Meeting “Winter in the Jura”

Courbet_Winter in the Jura

Gustave Courbet, Winter in the Jura, c. 1875. Oil on canvas, 19 7/8 x 24 in. The Phillips Collection, Washington, DC. Acquired 1958

During an impromptu stroll around the galleries on a snowy January day, I was drawn in by an intriguing image that I had not noticed before in a gallery that was originally the Phillips family home’s West Parlor. The scene before my eyes was not dissimilar from the one unfolding outside. Gustave Courbet’s Winter in the Jura (c. 1875) appeared just as breathtaking as the fresh snowfall outside. Rather than belonging to a particular school or movement, Courbet is perhaps better known for his lack of association with any one group. His work is neither strictly Romantic nor Neoclassical, and Courbet believed the popular style of History painting to be a waste of his time. Instead, Courbet aimed to “…in short…create living art,” which he has certainly done successfully in Winter in the Jura. The painting has a life-like quality that goes beyond any kind of hyperrealism. The special silence of a snow-covered morning has been captured perfectly.

In the work, a single figure trudges through the picture plane towards a bend in the road. Flecks of red draw the viewer’s eye to what remains of the foliage in the Jura Mountains. As a native of one of the snowiest cities in the US, I’ve developed a level of comfort that comes along with snow, which Courbet conveys perfectly through Winter in the Jura. Artists like Courbet—who refuse to be pigeon-holed into one category—are often the most valuable to our art education, but also to the development of art as a whole. There is certainly something exceptional about a painting which stirs something familiar in a first-time viewer. The artist with this special capability must possess the “power of conception” and “sacred knowing” that Courbet so often mentioned in letters to friends. In this way, Courbet made himself truly free from the restraints of institutions as he always wished to, holding power to “…address the people directly” in self-portraits and scenes of snowy mornings.

Elizabeth Federici, Marketing & Communications Intern

Two Sides of One Painter


Installation view of Jake Berthot: From the Permanent Collection and Promised Gifts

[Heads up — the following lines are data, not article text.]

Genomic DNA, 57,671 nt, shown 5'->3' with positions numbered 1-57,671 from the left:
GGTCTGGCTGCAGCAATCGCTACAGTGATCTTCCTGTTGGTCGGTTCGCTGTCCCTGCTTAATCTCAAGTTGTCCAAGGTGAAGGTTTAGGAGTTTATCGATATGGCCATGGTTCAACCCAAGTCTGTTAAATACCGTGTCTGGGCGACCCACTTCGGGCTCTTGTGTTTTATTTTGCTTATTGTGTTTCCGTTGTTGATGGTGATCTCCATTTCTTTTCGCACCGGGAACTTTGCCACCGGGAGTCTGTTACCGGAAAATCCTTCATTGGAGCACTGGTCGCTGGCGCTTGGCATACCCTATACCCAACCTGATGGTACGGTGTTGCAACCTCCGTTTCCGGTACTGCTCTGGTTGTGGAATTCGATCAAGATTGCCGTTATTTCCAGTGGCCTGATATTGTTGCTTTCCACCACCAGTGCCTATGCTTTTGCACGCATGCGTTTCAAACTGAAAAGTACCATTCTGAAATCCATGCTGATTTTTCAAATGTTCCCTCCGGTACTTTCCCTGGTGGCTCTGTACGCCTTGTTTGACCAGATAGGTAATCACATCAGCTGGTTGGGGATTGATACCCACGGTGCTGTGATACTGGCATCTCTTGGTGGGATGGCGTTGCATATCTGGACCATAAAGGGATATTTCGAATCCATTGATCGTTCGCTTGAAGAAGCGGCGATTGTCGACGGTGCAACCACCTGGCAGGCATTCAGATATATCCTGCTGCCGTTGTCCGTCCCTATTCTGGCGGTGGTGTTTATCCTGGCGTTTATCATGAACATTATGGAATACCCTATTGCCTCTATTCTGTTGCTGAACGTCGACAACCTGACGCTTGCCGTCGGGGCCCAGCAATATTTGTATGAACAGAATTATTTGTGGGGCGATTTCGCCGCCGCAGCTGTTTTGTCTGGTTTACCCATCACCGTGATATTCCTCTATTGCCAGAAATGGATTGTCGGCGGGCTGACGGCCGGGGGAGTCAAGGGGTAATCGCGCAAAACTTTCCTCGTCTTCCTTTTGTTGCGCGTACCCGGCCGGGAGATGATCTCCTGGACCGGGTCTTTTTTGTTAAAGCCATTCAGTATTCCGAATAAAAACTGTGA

Bold shades of yellow screamed out from the canvas, with each layer striving to grab my attention. The densely built up surfaces of abstract forms projected into my space, to the extent that the paintings themselves became three-dimensional. The expressive texture and spontaneity in Jake Berthot’s Yellow/Yellow were enough to captivate me, along with his other equally dynamic paintings displayed throughout the gallery.


Jake Berthot, Untitled (Trees), 1996

I entered the next gallery just as I started to feel overwhelmed by the intense emotions I read in his rough impasto techniques. This room, where his later works are displayed, offered a completely different atmosphere; instead of the highly expressive brushstrokes and abstract forms seen in the previous gallery, the paintings here were strikingly calm, devoid of any saturated colors.

In his later years, Berthot mostly depicted landscapes, focusing on proportion and perspective. His sketches are filled with grids exploring the geometry behind the natural landscape; it’s almost as if the artist had never been interested in abstract expressions like the ones seen in his previous works.

Walking around this gallery made me feel like I was stealing into the artist’s working studio while he left for a break; many of the works seem unfinished. In Untitled (Trees), underlying pencil grids are visible, drawing a stark contrast with the way nature is depicted in Pond, an earlier work by Berthot displayed in the previous gallery.

Why do his works look so different? Did he develop a sudden interest in ratio and perspective in his later years?

Berthot mentioned stylistic changes in an interview in 2013: “Young painters now know me as a representational painter. Many of my peers wonder what happened to the abstract painter. No matter what, I am still the same painter.”

Do you see the connection? What makes him “the same painter” despite the apparent stylistic differences?

Summer Park, Marketing & Communications Intern

Jake Berthot: From the Collection and Promised Gifts is on view through April 2, 2017.